I found the redemptive metaphor of glass even more powerful than that of the Ugly Duckling or the metamorphosis from caterpillar to butterfly. Those events happen only once. The notion of cullet—all that smashed glass shoveled back into the furnace—means that you can fail over and over again, and—yes!—still arise beautiful and new. (How many drug addicts have needed that vital, 17th chance before finally getting their act together?)

“The Glassblower,” published late in 2009, is about 15 years old—a synchronicity that can’t be ignored since some of the events in the poem occurred for me at the same age. The first section of the poem was the germ that got my brain going. I wrote the next three sections over three or four months, as each experience struck me then resonated into language.

I sent this poem out to many, many places, and it was universally rejected without comment. (“What do you mean you don’t want to publish a four-page poem about emotionally devastating gay blowjobs?”) I have revisited it more times than I can count, and each time I have left it with the solid belief that it is Complete. There is nothing I can add, nothing I can take away. In putting together my most recent book-length manuscript, I balked at including it, but the encouragement of poet Kathleen Flenniken made me revisit the poem, and I began sending it out again. I am pleased and honored that it found a home at Beloit Poetry Journal.

Wednesday, September 30, 2009

D. E. Steward on "Augustos"

History, birds, and bicycling are concerns in “Augustos,” one of twenty-three consecutive years of month-to-month poems that together form the larger work called Chroma. Dissatisfied with the conventions of fiction and the patterns of verse composition, developing the structure and method of writing these months has been gratifying for me.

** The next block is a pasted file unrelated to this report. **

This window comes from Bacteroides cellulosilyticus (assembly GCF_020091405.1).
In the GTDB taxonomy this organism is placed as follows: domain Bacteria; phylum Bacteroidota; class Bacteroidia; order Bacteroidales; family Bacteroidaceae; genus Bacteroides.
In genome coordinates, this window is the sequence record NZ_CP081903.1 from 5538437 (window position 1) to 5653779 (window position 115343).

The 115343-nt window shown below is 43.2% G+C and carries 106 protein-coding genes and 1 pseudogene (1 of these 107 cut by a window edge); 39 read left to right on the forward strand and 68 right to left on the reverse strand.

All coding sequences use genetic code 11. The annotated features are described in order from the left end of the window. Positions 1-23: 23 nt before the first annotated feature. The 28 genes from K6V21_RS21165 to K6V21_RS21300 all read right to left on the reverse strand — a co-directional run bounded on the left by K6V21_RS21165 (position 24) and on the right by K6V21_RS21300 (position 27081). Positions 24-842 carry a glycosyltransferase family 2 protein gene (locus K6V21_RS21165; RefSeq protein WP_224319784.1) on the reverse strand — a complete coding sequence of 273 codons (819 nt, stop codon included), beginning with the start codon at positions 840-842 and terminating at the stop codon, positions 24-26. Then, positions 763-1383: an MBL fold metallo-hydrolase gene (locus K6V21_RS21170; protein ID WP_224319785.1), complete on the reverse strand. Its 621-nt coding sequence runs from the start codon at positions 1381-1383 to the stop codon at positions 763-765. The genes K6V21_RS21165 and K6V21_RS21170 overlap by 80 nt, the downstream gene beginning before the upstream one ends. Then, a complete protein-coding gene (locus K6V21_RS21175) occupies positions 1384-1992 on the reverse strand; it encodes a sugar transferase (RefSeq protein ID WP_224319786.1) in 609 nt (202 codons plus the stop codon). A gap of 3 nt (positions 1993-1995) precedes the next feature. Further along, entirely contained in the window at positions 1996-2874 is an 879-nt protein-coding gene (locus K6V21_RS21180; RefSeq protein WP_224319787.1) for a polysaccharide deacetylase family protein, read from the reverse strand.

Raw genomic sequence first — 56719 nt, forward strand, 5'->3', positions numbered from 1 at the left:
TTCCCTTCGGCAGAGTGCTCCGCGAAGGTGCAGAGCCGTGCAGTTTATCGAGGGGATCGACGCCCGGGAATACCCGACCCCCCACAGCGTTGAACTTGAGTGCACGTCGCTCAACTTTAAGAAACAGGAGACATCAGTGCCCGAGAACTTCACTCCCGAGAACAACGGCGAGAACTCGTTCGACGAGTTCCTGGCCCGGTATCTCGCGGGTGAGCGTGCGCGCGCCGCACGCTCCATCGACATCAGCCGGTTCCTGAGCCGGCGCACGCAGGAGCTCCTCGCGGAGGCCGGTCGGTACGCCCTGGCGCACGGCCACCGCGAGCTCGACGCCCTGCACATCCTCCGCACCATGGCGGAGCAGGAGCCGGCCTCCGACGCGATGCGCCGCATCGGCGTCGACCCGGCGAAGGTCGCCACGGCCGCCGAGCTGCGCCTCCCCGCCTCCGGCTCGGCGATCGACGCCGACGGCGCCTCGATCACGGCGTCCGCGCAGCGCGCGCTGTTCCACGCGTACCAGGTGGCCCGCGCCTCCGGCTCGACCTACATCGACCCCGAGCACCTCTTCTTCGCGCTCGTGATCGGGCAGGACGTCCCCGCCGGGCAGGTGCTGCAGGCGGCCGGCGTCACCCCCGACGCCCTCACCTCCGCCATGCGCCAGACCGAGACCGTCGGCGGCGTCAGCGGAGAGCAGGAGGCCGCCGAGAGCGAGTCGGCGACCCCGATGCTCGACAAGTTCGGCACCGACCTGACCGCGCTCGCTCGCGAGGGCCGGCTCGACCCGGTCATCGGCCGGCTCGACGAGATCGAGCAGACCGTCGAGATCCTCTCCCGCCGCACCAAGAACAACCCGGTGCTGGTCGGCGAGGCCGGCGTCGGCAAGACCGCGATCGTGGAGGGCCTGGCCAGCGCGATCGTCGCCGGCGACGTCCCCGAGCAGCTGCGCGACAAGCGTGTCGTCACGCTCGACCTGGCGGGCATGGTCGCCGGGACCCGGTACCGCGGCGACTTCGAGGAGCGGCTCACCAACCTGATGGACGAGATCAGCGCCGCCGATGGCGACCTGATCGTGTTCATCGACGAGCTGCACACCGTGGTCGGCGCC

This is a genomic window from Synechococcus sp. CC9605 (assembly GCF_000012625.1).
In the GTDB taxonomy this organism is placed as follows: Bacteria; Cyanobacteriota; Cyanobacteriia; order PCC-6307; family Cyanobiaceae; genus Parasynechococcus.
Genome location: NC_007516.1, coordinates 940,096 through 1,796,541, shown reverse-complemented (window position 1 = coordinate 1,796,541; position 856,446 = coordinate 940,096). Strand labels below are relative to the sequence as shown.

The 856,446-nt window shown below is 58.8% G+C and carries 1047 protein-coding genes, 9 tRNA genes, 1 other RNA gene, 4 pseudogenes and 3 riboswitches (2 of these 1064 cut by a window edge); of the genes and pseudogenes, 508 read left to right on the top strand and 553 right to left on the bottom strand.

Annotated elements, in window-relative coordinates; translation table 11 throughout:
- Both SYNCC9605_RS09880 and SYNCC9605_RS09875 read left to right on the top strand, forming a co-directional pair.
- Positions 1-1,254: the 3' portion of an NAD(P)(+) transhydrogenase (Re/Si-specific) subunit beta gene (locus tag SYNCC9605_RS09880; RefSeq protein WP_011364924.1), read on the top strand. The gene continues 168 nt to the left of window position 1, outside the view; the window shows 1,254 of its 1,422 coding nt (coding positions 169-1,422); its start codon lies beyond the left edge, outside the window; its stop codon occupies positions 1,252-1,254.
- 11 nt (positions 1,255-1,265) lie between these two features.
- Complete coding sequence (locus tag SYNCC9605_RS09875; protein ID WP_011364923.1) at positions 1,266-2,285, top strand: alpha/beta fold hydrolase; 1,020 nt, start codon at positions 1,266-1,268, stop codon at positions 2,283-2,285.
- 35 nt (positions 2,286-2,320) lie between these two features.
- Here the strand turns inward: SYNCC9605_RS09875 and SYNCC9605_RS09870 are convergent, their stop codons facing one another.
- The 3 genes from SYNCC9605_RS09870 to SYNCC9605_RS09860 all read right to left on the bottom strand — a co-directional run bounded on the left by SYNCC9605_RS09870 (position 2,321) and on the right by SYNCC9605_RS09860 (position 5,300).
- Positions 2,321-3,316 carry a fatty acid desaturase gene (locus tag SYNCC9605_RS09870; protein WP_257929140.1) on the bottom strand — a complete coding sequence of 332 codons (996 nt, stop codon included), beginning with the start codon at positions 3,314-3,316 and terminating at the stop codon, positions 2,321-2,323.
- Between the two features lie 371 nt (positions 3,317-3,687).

The irregular line breaks, the fragments as verse, the missing full stops, the color motifs, and the month designations are present throughout Chroma, and many of its months segue in some manner from one to the next. In “Augustos” the exotic allusions to distant places and events are not forced but part of my experience, as matter-of-fact as bicycling or swinging a scythe.

“Augustos” began from an August bicycle ride below anvil-cumuli near an old battlefield in the Piedmont. It finished under “the awesome, ringing welkin” of more dramatic clouds. The wonder of feeling the continuity of nature while staring agape at short-lived cottontails and imagining that the asphalt on which the bicycle rolls may be only slightly less permanent than they is crucial to the poem. Its use of uncommon terms like “welkin,” “gryllidine,” “spurtles,” “fleams,” “snaths,” “cecropia,” and “rowen” enhances the mood of past-in-the-present. As people in linsey-woolsey mowed, as others tamed crows, as the same insects have been there for eons, the clouds build and swell and “go on and on . . . beyond the curve of earth.” The poem’s message is perhaps, worship anything, worship clouds.